I’ve been wrestling with anger lately. It’s a latent, low grade anger that’s been resting under the surface, just outside of my awareness, but which is now surfacing.
This is due to my habit of stuffing hurts, trying to push through, keep the peace, avoid conflict and do what’s right. Or, what seemed right.
As I’ve spent time praying, asking Him to show me anything that hinders me, He’s has been faithful to do it – little by little.
Who of us could handle everything all at once?
Anger about what, you ask?
There’s no sense in detailing it, because, honestly, we’d be here a long time and it’s all simply a product of people being imperfectly human. It’s nothing that isn’t common to us all. Nothing I’ve experienced is special or unique.
The bottom line of it is that I’m angry that I’ve spent most of my life trying to be someone other than who I’m supposed to be. Various things along the way knocked me further and further off track, until I don’t even know who I am.
Am I supposed to follow what I feel God speaking to me or what’s expected of me? Am I supposed to avoid rocking the boat or not? Should I try to be invisible to avoid the pain of rejection or get thicker skin?
I am reminded of the movie, About Schmidt. It’s about a man, Warren Schmidt, who has a bad case of latent anger.
After retiring from years at a job he doesn’t really love, his wife suddenly passes away.
As the story unfolds, Warren discovers a painful secret his wife had been keeping from him, and years of resentments begin to surface – including the fact that his wife always made him sit down on the toilet to use the bathroom. She didn’t want the mess, so she trained him not to make a mess.
In a moment of defiance, he walks into the bathroom and goes crazy, spraying every surface as he relieves himself, laughing like a mad man.
He had been going along to get along, all the while resenting the attack on his independence and his personhood. And he was so done with that.
Sorry for the gross image and analogy, but…
I don’t want to end up like Warren Schmidt because I’ve been trying to please anyone other than God, or because I have spent my life trying to be what I can never be.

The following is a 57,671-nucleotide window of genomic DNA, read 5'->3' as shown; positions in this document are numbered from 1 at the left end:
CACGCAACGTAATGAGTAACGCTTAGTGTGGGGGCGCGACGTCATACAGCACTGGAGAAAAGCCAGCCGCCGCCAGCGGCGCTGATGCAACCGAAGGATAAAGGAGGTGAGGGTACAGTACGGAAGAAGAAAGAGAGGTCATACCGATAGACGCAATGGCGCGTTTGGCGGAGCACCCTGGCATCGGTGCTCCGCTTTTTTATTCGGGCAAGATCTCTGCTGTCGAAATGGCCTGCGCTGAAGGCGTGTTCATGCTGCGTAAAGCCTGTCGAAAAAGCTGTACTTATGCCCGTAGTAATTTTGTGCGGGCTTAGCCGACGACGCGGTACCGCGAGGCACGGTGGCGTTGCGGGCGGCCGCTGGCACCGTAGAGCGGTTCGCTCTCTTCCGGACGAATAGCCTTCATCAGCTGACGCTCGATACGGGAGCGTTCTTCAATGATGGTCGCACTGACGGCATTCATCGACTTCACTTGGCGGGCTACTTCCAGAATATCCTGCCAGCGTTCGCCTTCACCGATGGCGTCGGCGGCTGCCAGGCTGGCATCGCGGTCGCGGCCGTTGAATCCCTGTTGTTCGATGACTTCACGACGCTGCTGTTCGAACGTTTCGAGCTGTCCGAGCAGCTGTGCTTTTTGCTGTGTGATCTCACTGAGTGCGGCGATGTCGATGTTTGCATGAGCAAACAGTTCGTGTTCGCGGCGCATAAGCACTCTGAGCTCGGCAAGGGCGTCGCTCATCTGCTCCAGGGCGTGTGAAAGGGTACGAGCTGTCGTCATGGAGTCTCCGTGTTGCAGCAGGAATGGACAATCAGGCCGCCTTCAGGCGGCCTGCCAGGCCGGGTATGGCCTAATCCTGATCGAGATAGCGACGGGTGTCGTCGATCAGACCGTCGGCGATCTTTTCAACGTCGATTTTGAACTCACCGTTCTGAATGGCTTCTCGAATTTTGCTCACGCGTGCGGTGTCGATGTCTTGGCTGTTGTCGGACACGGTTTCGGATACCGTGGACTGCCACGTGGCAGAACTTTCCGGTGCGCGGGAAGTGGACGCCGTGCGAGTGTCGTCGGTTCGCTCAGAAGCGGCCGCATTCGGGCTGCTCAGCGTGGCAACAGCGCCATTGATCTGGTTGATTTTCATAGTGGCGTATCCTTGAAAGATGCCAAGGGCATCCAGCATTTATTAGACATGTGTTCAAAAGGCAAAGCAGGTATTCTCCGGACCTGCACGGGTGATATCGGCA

I want to go ahead and deal with whatever is brooding under the surface. I want God to have full access to my heart, every room and dark corner.
Whatever we don’t deal with will eventually turn and eat us for lunch. Or make us do things we’ll later regret (like destroying the bathroom).
Anger is usually justified, initially, but often it becomes a safe alternative to feeling sadness. I say safe because it allows us to focus on the offender rather than take a look at what we are feeling. It’s a way to mitigate pain.
Rejection, belittlement, abuse, neglect, loss, or whatever has come your way, or mine, hurts. We have a choice to deal with it head on or choose to avoid it.
I’m a classic avoider.
The thing I want to share is that I’m discovering the way to wholeness in Christ is directly through the wilderness.
And when I say directly, I mean zig-zaggy, circling the same mountain, north to south back to the north to the east and back again. It’s not a straight line.
The wilderness has been a lonely place where I’m learning to depend on God for every single thing. It’s where I learn to acknowledge my own pain, anger, confusion, hypocrisy, pride, desires, sin, temptation, and every other thing under the sun. It requires complete honesty. I’ve had few tantrums along the way.
We’re safe with Him. Jesus has also been tempted in every way. He’s done the wilderness thing already – fought his demons and won.
Wilderness is where we go to fight our demons, too, and we don’t fight alone. You need an answer? He has it for you.
I think what I’m ultimately mad about is that I was thrown so far off course by things which were completely outside of my control. It wasn’t my choice. I didn’t ask for this crap.
But isn’t that the condition of all humanity, to some extent? Thrown from the womb into an unpredictable world, we all get redirected from what God intends for us, to greater or lesser degrees.
We don’t have a choice about that. But we do get to choose how we will respond. We aren’t helpless, as adults.
The wilderness is an invitation to return to original design and to the ultimate promise of wholeness. But, it’s only an invitation. We are the ones who must accept and begin the journey.
If you want a free heart and a clean bathroom, accept the invitation – you won’t be left alone. He is here. And there are a whole bunch other people out here, too.
Don’t stay stuck in your pain or anger or confusion. Find out who he really is and who you really are. And then be that.
We’re all out here cheering you on.